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Heat Waves Are Further Endangering Bumblebee Populations, Study Finds

© YouTube / interesting wildlifeScreenshot of a bumblebee life style and activity video.
Screenshot of a bumblebee life style and activity video. - Sputnik International, 1920, 08.05.2024
Bumblebees differ from other insects in that they are rotund and furry, making them perfectly suited to colder climates like the Alps and Britain where they thrive.
Bumblebee populations are already in decline. But new research illustrates yet another devastating attack on Earth’s beloved pollinators. What has been described as the “runaway climate crisis” in a recent report, is now threatening the health of nesting bumblebees.
According to an international team of researchers who reviewed 180 years worth of scientific literature, heat from the ongoing climate change crisis is a driving force in destroying bumblebee population numbers. Heat has made it difficult for bumblebees to safely construct their homes - where they lay future generations of their brood.
“The complex interactions of the mechanisms at the root of the declines are poorly understood,” the researchers write. “Among the numerous factors, we posit that heat stress in the nests could play a key role in the decline of bumblebee species.”
Usually, bumblebee colonies have no difficulty in thermoregulating their hive. In hot climates, worker bees will gather and beat their wings to cool their homes down. But the climate crisis has driven temperatures beyond average heat, and bumblebees are now struggling to keep up. Most broods are not able to survive at temperatures 95° Fahrenheit (35° Celsius).
The website for Centers for Disease Control and Prevention displays on a computer screen in Glenside, Pa., Monday, April 22, 2024, a new heat risk system developed with the National Weather Service. They unveiled a new color-coded system to warn Americans about heat danger, and it will set magenta as the most dangerous level. - Sputnik International, 1920, 29.04.2024
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The researchers add that no matter which continent a bumblebee brood may reside, their “optimal” temperature for incubating nests is between 82F and 89F (28C and 32C).

“If [bumblebees] can’t keep temperatures below what is probably a lethal limit of about 35C, when the brood may die, that could explain why we are losing so many bumblebees around the world, especially in North America and Europe,” said Peter Kevan, the lead author of the study.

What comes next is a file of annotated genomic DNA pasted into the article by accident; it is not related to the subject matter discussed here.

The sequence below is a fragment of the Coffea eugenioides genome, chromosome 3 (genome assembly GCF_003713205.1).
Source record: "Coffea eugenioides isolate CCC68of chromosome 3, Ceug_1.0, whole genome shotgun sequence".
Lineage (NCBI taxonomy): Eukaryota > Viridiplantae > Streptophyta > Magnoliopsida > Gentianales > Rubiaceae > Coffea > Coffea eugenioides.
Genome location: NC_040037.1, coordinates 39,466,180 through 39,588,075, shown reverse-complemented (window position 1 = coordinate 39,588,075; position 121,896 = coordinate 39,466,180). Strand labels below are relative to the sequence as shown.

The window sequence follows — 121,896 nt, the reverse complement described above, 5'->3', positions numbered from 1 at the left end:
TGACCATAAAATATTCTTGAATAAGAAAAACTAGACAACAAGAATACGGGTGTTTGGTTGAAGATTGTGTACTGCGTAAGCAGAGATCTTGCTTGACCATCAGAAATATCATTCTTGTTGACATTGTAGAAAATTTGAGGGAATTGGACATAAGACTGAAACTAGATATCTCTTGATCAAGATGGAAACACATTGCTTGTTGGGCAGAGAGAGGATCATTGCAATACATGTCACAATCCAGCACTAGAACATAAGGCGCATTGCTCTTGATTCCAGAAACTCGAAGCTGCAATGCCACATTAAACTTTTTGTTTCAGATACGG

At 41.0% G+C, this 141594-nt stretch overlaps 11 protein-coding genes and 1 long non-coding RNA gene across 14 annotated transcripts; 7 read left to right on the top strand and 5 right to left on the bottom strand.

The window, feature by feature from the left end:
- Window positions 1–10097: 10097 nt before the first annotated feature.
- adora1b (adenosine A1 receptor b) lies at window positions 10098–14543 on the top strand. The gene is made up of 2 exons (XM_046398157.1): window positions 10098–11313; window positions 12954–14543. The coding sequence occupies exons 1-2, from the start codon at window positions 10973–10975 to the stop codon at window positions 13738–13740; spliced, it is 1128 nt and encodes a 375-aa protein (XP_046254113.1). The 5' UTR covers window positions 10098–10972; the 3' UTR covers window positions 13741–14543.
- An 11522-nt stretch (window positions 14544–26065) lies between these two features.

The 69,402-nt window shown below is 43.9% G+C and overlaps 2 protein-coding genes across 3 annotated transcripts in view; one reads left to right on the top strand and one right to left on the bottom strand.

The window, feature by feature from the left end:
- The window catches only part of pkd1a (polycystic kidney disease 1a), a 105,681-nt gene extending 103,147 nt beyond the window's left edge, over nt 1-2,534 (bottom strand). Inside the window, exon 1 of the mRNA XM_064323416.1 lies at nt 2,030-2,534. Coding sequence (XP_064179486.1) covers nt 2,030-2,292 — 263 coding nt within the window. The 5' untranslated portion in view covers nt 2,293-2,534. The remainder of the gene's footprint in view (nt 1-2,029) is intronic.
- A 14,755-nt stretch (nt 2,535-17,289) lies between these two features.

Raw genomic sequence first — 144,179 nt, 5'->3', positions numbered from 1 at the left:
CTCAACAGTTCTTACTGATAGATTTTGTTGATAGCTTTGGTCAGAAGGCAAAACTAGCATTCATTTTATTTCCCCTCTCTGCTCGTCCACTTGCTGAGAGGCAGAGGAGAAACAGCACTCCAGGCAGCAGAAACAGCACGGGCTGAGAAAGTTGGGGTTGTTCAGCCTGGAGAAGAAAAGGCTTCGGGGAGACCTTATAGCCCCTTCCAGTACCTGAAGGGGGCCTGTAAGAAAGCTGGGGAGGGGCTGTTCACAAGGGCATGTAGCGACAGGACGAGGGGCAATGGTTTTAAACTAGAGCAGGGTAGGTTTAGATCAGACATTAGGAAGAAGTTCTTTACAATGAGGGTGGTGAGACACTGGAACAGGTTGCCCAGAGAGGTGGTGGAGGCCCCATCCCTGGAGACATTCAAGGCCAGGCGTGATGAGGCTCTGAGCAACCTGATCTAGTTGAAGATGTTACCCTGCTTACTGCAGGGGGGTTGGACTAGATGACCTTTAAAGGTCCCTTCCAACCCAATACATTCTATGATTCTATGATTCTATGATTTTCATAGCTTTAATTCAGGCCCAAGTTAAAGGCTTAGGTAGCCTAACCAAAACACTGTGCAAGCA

There have also been reports of bumblebees moving to higher, cooler ground as a way to combat climate change, says Dave Goulson, a professor of biology at the University of Sussex, who was not involved in the research. Other animal populations are experiencing the same climate change-induced migration, including great white sharks which have been found moving up the eastern coastline of the US in an effort to reach cooler waters and higher seal populations.
Across the globe there are more than 250 species of bees that are classified as the genus Bombus (bumblebees) with 49 species of bumblebees in the US (2 species are extinct).
Goulson, who has studied bumblebees for 30 years, says the recent research is “depressing” and “heartbreaking”. He points out that bumblebee populations have already taken a nosedive due to habitat loss, which in combination with rising temperatures has created a “double whammy."
In their paper, the researchers admitted that “the thermal environments in which bumblebee nest (mostly underground, some in cavities, and few on the surface of the ground) are a neglected area in bumblebee ecology.” The researchers have proposed conducting studies using ground-penetrating radar to study ground-nesting species of bumblebees.
“We hope that future scientists may take the ideas we present and apply them to their own research on bumblebee health and conversation,” said Kevan.
The study was published in Frontiers in Bee Science.
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